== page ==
Although a district court may properly deny a motion for preliminary injunction simply based on the movant's failure to establish a reasonable likelihood of success on the merits, a movant's right, upon establishing such a likelihood along with continuing infringement, to the benefit of a presumption of irreparable harm, makes the present case problematic. Here, the district court denied Reebok's motion for a preliminary injunction based on Reebok's failure to establish irreparable harm without addressing the other three factors. This approach improperly places the burden of establishing irreparable harm on the movant without first determining whether the movant is entitled to a presumption of irreparable harm based on a strong likelihood of success on the merits. Thus, the district court committed legal error by placing the burden of establishing irreparable harm on Reebok without first determining Reebok's likelihood of success.

This is not to say, however, that a trial court, before denying a preliminary injunction motion, must always make a finding on a movant's likelihood of success to avoid vacatur, no matter what the evidence regarding irreparable harm. Although such an approach is preferable for reasons of judicial economy and greatly aids appellate review, an alternative analysis is permissible. We hold the district court may find that, even giving movant the benefit of the presumption of irreparable harm, the non-moving party has presented evidence sufficient to rebut the presumption. In such a case, the movant has not established irreparable harm and is not entitled to a preliminary injunction.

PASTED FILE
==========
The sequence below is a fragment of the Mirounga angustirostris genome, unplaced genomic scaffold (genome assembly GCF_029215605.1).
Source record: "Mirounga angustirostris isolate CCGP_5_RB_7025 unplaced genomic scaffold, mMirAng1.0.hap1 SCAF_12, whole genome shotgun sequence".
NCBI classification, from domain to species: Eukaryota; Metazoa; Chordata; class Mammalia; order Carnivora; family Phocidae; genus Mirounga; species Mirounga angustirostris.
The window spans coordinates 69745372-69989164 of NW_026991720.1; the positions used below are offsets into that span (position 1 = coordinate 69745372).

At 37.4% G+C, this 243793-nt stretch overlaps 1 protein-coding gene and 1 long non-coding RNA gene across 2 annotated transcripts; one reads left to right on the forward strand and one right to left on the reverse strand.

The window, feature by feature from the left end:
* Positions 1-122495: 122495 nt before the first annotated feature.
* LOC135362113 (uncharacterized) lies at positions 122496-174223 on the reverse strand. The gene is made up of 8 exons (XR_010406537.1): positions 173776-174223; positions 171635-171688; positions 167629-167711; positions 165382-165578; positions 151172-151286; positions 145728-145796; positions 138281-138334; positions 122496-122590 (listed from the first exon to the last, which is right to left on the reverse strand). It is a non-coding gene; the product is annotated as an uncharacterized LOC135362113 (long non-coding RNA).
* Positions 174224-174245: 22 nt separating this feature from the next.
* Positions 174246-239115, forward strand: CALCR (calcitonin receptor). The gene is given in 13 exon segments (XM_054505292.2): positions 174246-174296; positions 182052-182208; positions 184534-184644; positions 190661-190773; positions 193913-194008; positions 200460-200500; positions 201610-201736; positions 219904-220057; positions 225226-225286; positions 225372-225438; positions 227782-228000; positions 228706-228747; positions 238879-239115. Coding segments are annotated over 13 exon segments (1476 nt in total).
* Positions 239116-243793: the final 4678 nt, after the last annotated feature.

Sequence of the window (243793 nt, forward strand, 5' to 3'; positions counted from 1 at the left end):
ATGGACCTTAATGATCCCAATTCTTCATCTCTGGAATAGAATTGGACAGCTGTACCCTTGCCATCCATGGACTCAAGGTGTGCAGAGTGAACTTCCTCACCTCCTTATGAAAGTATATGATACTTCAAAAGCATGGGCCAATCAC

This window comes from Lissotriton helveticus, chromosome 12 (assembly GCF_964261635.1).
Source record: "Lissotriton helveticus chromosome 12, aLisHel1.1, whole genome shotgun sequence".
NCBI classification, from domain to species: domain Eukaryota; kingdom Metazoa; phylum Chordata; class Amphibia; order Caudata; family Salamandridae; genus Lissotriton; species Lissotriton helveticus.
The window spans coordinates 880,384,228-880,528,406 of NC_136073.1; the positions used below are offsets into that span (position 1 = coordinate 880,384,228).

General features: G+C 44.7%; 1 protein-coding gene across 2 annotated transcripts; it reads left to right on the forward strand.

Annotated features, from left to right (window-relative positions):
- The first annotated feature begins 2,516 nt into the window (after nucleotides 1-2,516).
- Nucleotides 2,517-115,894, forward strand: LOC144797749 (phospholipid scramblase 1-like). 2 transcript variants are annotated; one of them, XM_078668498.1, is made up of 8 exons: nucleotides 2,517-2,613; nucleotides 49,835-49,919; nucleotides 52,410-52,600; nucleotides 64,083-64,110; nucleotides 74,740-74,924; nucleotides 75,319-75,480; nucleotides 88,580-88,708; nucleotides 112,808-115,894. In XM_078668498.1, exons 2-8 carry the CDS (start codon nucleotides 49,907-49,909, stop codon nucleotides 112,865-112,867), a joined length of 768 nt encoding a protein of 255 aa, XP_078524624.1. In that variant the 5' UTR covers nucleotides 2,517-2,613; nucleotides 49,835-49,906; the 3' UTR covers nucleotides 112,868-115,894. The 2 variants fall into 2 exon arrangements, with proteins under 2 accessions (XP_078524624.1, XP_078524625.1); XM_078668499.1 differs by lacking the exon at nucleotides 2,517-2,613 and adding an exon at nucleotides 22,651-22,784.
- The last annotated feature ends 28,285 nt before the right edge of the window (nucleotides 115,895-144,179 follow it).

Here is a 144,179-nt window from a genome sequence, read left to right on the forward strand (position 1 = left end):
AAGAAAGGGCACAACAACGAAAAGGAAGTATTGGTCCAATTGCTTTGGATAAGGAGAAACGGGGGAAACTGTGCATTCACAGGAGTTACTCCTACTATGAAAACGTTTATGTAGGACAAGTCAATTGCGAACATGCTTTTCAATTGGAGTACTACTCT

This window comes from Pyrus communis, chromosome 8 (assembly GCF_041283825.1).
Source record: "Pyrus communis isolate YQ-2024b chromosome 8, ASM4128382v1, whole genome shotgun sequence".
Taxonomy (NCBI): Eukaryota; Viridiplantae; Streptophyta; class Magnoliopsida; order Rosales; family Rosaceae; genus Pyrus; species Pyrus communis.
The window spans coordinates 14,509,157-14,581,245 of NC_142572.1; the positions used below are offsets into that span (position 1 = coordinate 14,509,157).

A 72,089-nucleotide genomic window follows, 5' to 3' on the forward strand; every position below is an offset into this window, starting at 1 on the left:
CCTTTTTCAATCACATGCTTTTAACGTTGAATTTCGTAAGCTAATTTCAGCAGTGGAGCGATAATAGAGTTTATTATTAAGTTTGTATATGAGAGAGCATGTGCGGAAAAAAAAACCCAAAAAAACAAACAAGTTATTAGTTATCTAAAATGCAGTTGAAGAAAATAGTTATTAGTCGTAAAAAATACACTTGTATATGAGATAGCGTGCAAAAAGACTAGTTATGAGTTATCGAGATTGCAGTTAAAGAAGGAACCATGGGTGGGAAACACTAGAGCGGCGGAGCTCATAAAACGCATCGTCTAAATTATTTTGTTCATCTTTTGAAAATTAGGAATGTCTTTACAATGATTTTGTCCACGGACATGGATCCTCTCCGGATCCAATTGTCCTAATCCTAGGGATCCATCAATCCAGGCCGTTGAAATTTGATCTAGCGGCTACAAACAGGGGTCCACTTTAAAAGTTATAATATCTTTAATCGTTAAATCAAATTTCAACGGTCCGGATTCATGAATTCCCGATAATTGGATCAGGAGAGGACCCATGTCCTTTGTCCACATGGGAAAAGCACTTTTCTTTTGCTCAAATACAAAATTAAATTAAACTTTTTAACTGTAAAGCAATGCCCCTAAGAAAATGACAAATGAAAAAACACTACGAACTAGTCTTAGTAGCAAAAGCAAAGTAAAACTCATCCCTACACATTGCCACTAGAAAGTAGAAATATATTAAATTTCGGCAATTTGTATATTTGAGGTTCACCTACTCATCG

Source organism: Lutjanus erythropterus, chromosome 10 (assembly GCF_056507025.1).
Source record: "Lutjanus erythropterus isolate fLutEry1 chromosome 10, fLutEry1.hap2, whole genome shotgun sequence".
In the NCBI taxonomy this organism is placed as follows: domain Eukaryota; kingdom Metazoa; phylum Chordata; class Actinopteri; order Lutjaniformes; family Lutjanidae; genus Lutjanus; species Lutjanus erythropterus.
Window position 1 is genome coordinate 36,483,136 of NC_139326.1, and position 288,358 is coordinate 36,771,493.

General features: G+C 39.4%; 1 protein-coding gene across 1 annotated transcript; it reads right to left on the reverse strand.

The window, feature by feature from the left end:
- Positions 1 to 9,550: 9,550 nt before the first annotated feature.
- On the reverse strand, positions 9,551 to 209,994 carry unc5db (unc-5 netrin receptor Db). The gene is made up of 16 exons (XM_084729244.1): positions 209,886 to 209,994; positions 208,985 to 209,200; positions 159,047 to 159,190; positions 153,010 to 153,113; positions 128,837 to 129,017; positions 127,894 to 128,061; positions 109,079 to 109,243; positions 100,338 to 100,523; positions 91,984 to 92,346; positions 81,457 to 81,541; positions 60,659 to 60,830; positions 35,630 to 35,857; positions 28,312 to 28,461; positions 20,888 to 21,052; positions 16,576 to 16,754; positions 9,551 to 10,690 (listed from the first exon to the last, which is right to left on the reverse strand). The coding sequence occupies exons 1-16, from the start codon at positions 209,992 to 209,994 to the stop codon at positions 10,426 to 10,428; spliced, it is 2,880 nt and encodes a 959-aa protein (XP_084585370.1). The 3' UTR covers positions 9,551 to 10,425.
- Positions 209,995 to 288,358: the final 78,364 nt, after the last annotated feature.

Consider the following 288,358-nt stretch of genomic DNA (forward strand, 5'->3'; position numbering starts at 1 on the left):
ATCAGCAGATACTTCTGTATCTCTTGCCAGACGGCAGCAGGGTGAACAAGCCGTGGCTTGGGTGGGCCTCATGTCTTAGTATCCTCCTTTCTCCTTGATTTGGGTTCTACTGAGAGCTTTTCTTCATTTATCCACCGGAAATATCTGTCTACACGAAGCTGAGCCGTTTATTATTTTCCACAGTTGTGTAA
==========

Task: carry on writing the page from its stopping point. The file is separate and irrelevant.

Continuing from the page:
District judges are overburdened and need flexibility to operate efficiently. They deserve tolerance by reviewing courts so they can tailor procedures of adjudication to the case at hand. We do hold, however, that if, in adjudicating irreparable harm, the district court has declined to make findings on likelihood of success, the court must give the movant the benefit of the presumption before denying a motion requesting a preliminary injunction.

In this appeal then, the district court's denial of Reebok's motion for a preliminary injunction can be affirmed only if Baker has produced sufficient evidence to rebut the presumption of irreparable harm. On appeal we must afford Reebok the benefit of the presumption since the trial court denied Reebok the opportunity to earn it. We look therefore to evidence of what actual damage was likely due to any continuation of Baker's alleged infringing sales and whether money damages will provide adequate compensation and vindication of Reebok's patent rights.

B. Irreparable Harm: Proof and Presumption

The patent statute provides injunctive relief to preserve the legal interests of the parties against future infringement which may have market effects never fully compensable in money. Hybritech, 849 F.2d at 1457, 7 USPQ2d at 1200. Because the principal value of a patent is its statutory right to exclude, the nature of the patent grant weighs against holding that monetary damages will always suffice to make the patentee whole. Id., 849 F.2d at 1200, 7 USPQ2d at 1200.

(i) Harm to Reebok's Reputation